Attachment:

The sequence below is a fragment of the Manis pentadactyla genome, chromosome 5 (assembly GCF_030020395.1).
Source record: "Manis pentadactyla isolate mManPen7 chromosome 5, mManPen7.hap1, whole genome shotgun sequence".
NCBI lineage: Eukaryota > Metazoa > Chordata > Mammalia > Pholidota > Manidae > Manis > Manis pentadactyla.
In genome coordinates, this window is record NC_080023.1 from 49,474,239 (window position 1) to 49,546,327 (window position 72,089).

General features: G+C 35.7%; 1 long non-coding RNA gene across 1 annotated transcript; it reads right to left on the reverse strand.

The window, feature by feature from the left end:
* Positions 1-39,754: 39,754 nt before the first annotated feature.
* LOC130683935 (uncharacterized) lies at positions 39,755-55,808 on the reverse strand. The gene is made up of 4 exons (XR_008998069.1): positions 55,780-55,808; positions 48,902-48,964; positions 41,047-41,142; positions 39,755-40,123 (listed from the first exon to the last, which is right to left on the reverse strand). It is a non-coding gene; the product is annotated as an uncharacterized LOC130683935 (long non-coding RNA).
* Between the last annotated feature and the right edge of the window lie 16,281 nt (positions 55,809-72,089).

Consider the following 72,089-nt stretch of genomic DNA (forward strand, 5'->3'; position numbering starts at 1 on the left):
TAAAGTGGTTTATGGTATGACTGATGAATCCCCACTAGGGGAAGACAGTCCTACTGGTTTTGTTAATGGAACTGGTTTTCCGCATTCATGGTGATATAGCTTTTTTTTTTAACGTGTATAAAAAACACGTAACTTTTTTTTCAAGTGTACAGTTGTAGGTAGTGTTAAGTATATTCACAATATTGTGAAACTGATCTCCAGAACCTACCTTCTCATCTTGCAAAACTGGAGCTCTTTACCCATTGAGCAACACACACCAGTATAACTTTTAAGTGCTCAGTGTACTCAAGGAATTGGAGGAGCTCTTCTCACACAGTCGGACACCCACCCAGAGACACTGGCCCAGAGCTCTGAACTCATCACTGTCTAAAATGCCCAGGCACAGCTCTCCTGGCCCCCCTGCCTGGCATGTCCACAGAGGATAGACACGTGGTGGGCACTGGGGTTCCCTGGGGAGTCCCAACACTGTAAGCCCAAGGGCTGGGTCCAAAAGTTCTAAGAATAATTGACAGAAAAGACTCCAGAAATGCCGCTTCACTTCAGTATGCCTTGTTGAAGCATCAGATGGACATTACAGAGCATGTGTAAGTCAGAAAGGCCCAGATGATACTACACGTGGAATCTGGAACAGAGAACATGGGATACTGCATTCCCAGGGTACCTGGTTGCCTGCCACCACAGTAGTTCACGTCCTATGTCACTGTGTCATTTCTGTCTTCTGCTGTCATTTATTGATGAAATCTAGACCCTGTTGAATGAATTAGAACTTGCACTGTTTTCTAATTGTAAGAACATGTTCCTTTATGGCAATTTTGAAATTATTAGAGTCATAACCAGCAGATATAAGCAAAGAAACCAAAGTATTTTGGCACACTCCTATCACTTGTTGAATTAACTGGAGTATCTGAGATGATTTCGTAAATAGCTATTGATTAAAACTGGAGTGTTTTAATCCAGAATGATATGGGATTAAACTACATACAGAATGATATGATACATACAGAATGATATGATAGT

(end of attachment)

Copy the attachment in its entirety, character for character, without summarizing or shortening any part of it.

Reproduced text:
The sequence below is a fragment of the Manis pentadactyla genome, chromosome 5 (assembly GCF_030020395.1).
Source record: "Manis pentadactyla isolate mManPen7 chromosome 5, mManPen7.hap1, whole genome shotgun sequence".
NCBI lineage: Eukaryota > Metazoa > Chordata > Mammalia > Pholidota > Manidae > Manis > Manis pentadactyla.
In genome coordinates, this window is record NC_080023.1 from 49,474,239 (window position 1) to 49,546,327 (window position 72,089).

General features: G+C 35.7%; 1 long non-coding RNA gene across 1 annotated transcript; it reads right to left on the reverse strand.

The window, feature by feature from the left end:
* Positions 1-39,754: 39,754 nt before the first annotated feature.
* LOC130683935 (uncharacterized) lies at positions 39,755-55,808 on the reverse strand. The gene is made up of 4 exons (XR_008998069.1): positions 55,780-55,808; positions 48,902-48,964; positions 41,047-41,142; positions 39,755-40,123 (listed from the first exon to the last, which is right to left on the reverse strand). It is a non-coding gene; the product is annotated as an uncharacterized LOC130683935 (long non-coding RNA).
* Between the last annotated feature and the right edge of the window lie 16,281 nt (positions 55,809-72,089).

Consider the following 72,089-nt stretch of genomic DNA (forward strand, 5'->3'; position numbering starts at 1 on the left):
TAAAGTGGTTTATGGTATGACTGATGAATCCCCACTAGGGGAAGACAGTCCTACTGGTTTTGTTAATGGAACTGGTTTTCCGCATTCATGGTGATATAGCTTTTTTTTTTAACGTGTATAAAAAACACGTAACTTTTTTTTCAAGTGTACAGTTGTAGGTAGTGTTAAGTATATTCACAATATTGTGAAACTGATCTCCAGAACCTACCTTCTCATCTTGCAAAACTGGAGCTCTTTACCCATTGAGCAACACACACCAGTATAACTTTTAAGTGCTCAGTGTACTCAAGGAATTGGAGGAGCTCTTCTCACACAGTCGGACACCCACCCAGAGACACTGGCCCAGAGCTCTGAACTCATCACTGTCTAAAATGCCCAGGCACAGCTCTCCTGGCCCCCCTGCCTGGCATGTCCACAGAGGATAGACACGTGGTGGGCACTGGGGTTCCCTGGGGAGTCCCAACACTGTAAGCCCAAGGGCTGGGTCCAAAAGTTCTAAGAATAATTGACAGAAAAGACTCCAGAAATGCCGCTTCACTTCAGTATGCCTTGTTGAAGCATCAGATGGACATTACAGAGCATGTGTAAGTCAGAAAGGCCCAGATGATACTACACGTGGAATCTGGAACAGAGAACATGGGATACTGCATTCCCAGGGTACCTGGTTGCCTGCCACCACAGTAGTTCACGTCCTATGTCACTGTGTCATTTCTGTCTTCTGCTGTCATTTATTGATGAAATCTAGACCCTGTTGAATGAATTAGAACTTGCACTGTTTTCTAATTGTAAGAACATGTTCCTTTATGGCAATTTTGAAATTATTAGAGTCATAACCAGCAGATATAAGCAAAGAAACCAAAGTATTTTGGCACACTCCTATCACTTGTTGAATTAACTGGAGTATCTGAGATGATTTCGTAAATAGCTATTGATTAAAACTGGAGTGTTTTAATCCAGAATGATATGGGATTAAACTACATACAGAATGATATGATACATACAGAATGATATGATAGT